Whilst we journey under this year’s theme bearing this healthy tension between exclusivity and inclusivity—the us & them— in mind, we will not go astray.

The Lord’s Sweetest Blessings,

Pastor Chris

DV and the New Year

Instead you ought to say, “If the Lord wills, we will live and do this or that.” (James 4:15)

There was once a farmer who was herding his flock through a rustic village. The shopkeeper asked the farmer what he was doing. The farmer said, “taking my sheep to market, they’re going to fetch a handsome sum!” The shopkeeper, a Christian man, replied, “God willing!” Not long after the shopkeeper was surprised when the farmer passed back through the village. He wondered at his dress, he was all dirty, bruised and his clothes were all torn. The shopkeeper asked the farmer what had happened. The farmer muttered under his breathe, “I was robbed by sheep rustlers.” The shopkeeper inquired further, “what are you going to do now?” To this the farmer snarked, “go home!” The shopkeeper replied, “…God willing…!”

Whilst we may not say this in every breathe or include DV (Latin, Deo volente, for God willing) in every email, the wisdom of this verse is striking for a New Year. Are we entering this calendar year resolving that my WILL will be done, or rather praying, “Father…thy will be done on earth as it is in heaven,” make me know the way I should go, for to you I lift up my soul. —Psalm 143:8b

The Lord’s Sweetest Blessings,

Pastor Chris

The Miracle of Christmas

The Virgin Birth is a fundamental belief of the Christian faith. Like the Resurrection, if it is true the Gospel is true and ought to be believed. If it is not true then Christians are to be pitied (1 Cor 15:19).

The Apostle’s Creed summarises the clear New Testament teaching on the Christmas story:

I believe in Jesus Christ, [God’s] only Son, our Lord,

who was conceived by the Holy Spirit,

born of the Virgin Mary,

“Hail the incarnate deity,” the carol Hark the Herald Angels says; fancy words to say that Jesus, the second person of the Trinity, was born of a virgin and conceived by the Holy Spirit and so both fully God and fully man, yet without sin. The Bible says “he tabernacled” [pitched His tent] or dwelt among us (John 1:14) enfleshing Himself, taking on human form to become one of us (Phil 2), so as to live the perfect life, die the perfect death, rise from the dead and bodily ascend into heaven, all to become the Saviour of those who’d call upon Him in faith for the forgiveness of their sins. The Incarnation was God’s rescue plan.

Most dismiss Jesus as simply a good moral teacher and not God’s Son and a saviour. As only ¼ of Brits[1] believe in the Virgin Birth[2] here are three answers to common objections and also three reasons to seriously consider the incarnation, Common objections include

  1. It’s unnatural (or biologically impossible)
    1. Objection: Because the virgin birth cannot occur according to the laws of nature it is impossible.
    2. Response: This naturalistic view is blind for it discounts that as part of creation there is a spiritual reality and also that Creation is a closed system unable to be interacted with by the Creator who is sovereign to engage with His creation. In fact it is deistic and thinks such a God could not engage with a world and laws He made, rather than seeing God as the personally involved and the sustainer of His creation (see my sermon on miracles in our Jonah series here from October 8, 2017).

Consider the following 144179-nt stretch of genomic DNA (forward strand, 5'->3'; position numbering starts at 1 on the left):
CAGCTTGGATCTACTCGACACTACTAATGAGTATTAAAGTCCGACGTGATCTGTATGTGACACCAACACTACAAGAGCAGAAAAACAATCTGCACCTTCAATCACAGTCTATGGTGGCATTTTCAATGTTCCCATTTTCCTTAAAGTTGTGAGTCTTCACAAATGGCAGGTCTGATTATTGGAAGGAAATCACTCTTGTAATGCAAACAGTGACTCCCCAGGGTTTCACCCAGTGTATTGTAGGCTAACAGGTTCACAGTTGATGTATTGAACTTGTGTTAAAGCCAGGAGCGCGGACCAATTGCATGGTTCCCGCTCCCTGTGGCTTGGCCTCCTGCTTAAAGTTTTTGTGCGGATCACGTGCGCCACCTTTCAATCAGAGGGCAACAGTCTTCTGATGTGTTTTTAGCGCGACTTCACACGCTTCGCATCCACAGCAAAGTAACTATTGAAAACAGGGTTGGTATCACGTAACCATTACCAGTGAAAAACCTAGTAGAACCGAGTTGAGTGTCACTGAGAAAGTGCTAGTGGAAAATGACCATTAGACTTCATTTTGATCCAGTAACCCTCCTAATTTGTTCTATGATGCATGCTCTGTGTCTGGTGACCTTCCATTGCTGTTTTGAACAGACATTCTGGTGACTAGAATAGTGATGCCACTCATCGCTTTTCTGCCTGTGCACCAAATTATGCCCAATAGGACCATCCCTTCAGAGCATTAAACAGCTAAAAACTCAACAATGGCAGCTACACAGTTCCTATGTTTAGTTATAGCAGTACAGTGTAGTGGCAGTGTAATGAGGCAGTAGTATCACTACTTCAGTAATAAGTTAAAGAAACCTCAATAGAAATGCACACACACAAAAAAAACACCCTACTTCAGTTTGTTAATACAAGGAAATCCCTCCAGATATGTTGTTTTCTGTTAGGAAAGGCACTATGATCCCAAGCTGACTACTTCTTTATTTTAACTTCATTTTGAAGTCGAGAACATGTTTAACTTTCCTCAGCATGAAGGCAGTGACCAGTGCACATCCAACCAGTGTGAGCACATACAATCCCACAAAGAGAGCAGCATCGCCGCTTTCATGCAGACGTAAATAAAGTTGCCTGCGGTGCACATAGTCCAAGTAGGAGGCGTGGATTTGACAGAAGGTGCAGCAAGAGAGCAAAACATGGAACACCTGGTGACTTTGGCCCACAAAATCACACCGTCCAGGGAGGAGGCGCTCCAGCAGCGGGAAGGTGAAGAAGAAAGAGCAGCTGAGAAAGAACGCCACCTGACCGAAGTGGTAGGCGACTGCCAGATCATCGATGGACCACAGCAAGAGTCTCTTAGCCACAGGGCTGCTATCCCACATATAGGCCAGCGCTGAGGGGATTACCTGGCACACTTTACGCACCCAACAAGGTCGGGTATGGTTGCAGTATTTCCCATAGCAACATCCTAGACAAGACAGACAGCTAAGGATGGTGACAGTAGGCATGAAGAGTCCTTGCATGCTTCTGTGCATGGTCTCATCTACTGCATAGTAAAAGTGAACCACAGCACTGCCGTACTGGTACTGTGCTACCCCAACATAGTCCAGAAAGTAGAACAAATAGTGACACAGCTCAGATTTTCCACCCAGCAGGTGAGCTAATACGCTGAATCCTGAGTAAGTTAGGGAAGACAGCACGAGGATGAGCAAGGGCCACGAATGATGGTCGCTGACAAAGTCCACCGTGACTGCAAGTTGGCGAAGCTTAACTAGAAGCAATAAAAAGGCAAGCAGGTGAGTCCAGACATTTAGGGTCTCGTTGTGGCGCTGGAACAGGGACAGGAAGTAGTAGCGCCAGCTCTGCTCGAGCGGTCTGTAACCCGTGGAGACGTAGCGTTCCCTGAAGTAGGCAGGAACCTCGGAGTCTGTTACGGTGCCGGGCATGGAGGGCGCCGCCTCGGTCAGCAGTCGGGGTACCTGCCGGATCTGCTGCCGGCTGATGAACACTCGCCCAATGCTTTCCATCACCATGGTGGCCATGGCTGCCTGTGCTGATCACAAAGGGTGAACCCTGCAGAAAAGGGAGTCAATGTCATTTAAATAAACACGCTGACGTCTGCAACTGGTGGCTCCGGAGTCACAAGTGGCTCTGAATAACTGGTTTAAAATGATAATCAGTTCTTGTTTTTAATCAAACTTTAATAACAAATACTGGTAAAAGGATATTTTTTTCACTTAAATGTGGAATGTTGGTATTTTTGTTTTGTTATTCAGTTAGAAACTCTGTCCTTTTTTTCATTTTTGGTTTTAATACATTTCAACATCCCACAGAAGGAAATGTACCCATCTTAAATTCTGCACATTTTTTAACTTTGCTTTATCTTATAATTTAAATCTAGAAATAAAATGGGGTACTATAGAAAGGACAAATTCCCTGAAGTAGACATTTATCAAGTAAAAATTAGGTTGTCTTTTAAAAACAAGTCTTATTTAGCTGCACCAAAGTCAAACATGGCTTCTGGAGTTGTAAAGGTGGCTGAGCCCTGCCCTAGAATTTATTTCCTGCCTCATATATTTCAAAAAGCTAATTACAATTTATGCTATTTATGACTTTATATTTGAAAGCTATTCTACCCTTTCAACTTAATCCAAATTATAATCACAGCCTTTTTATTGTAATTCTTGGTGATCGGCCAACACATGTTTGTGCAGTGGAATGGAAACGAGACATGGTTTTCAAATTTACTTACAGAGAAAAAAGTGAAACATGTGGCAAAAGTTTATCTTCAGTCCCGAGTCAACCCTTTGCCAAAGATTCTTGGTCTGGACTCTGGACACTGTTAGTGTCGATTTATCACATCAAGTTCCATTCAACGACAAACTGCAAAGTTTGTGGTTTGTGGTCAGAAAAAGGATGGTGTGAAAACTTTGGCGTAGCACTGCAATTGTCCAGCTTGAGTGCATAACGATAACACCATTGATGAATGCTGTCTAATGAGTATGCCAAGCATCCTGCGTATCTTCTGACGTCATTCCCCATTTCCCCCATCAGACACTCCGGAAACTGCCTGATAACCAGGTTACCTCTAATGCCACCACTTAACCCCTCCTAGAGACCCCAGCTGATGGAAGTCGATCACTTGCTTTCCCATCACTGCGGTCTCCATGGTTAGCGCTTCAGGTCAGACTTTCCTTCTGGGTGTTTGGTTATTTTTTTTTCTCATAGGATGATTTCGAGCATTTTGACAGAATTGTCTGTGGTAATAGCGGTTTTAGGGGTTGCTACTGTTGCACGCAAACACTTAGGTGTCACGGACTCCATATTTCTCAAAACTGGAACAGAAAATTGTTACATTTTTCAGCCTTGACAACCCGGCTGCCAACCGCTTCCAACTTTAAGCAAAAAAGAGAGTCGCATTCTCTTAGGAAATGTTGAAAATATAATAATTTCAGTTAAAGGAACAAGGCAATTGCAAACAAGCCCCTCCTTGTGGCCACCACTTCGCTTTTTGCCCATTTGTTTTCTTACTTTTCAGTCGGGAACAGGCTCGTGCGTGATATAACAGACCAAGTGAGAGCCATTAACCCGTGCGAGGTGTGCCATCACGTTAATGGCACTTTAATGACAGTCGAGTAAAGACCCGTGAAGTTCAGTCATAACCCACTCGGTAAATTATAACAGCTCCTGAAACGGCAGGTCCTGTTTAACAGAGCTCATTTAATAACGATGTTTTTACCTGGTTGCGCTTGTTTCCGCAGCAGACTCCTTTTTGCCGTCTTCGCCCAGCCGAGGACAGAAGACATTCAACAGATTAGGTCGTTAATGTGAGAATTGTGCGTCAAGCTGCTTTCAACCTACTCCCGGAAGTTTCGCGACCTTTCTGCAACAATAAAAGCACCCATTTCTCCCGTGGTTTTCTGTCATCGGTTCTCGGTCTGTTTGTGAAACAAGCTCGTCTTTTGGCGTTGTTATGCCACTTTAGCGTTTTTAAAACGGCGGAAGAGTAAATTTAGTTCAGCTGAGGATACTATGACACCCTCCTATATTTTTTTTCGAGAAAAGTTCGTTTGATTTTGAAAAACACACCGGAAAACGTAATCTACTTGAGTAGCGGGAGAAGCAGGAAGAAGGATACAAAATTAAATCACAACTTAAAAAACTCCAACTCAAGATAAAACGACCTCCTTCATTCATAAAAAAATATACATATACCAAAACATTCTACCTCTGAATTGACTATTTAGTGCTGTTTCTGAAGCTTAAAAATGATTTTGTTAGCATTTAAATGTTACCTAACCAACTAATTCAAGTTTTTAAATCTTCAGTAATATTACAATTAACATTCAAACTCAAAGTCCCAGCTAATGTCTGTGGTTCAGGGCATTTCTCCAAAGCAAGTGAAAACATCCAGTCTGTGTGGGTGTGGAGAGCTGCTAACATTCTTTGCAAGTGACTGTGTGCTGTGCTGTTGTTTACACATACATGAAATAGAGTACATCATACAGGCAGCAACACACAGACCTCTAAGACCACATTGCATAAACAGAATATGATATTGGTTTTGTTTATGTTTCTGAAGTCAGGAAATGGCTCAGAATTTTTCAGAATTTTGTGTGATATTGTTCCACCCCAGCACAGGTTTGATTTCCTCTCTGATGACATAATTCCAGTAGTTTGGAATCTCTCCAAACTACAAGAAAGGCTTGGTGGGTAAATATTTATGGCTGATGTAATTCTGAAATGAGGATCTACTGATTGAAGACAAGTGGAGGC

2. The simplistic view (the NT is simply a primitive religion)
    1. Objection: Primitive religions may have believed such things but they were naïve.
    2. Response (from C.S. Lewis): “A moment’s thought shows this to be foolish, with the story of the virgin birth as a particularly striking example. When Joseph discovered that his fiancée was going to have a baby, he not unnaturally decided to repudiate her. Why? Because he knew just as well as any modern gynecologist that in the ordinary course of nature women do not have babies unless they have lain with men.
    3. “No doubt the modern gynecologist knows several things about birth and begetting which Joseph did not know. But those things do not concern the main point—that a virgin birth is contrary to the course of nature. And Joseph obviously knew that” (Miracles, New York, Macmillan Pub. Co. Inc., p. 48).
  3. A personal God, come on!
    1. Objection: What kind of God, if there is a God, would stoop so low as to be born in a manger and die on a cross?
    2. Response: A personal God and God of love (again see Phil 2). Consider the evidence of the New Testament, the most trustworthy ancient document in the world!

The Virgin Birth is theologically necessary for a number of reasons (not limited to):

  1. It shows salvation is of God and not of man.
  2. It produced the full deity and humanity of Christ, necessary for Him to sympathise with us, relate to us, be an example to us of the perfect man, and live the perfect life we could never live. His deity was necessary that God the Son might die to save us (again so salvation would be of God), so Jesus would be the perfect sacrifice to atone for sin.
  3. It fulfilled Bible prophecies like the one to Abraham (i.e. “seed” or “offspring,” Gen 12), etc.

The Virgin birth is a mystery but a mystery need not be incoherent or illogical, it simply means we cannot know everything about it, but that does not make belief in it unreasonable. If we trust that God has spoken to us through the Bible we must believe in the Virgin Birth. In fact, belief in the Virgin Birth is a sort of test of belief (of orthodoxy), yet not the only one. Ultimately, have you bowed your knee in awe to the God-man Jesus Christ, recognizing Him for who He is, accepting Him as Saviour and submitting to Him as Lord?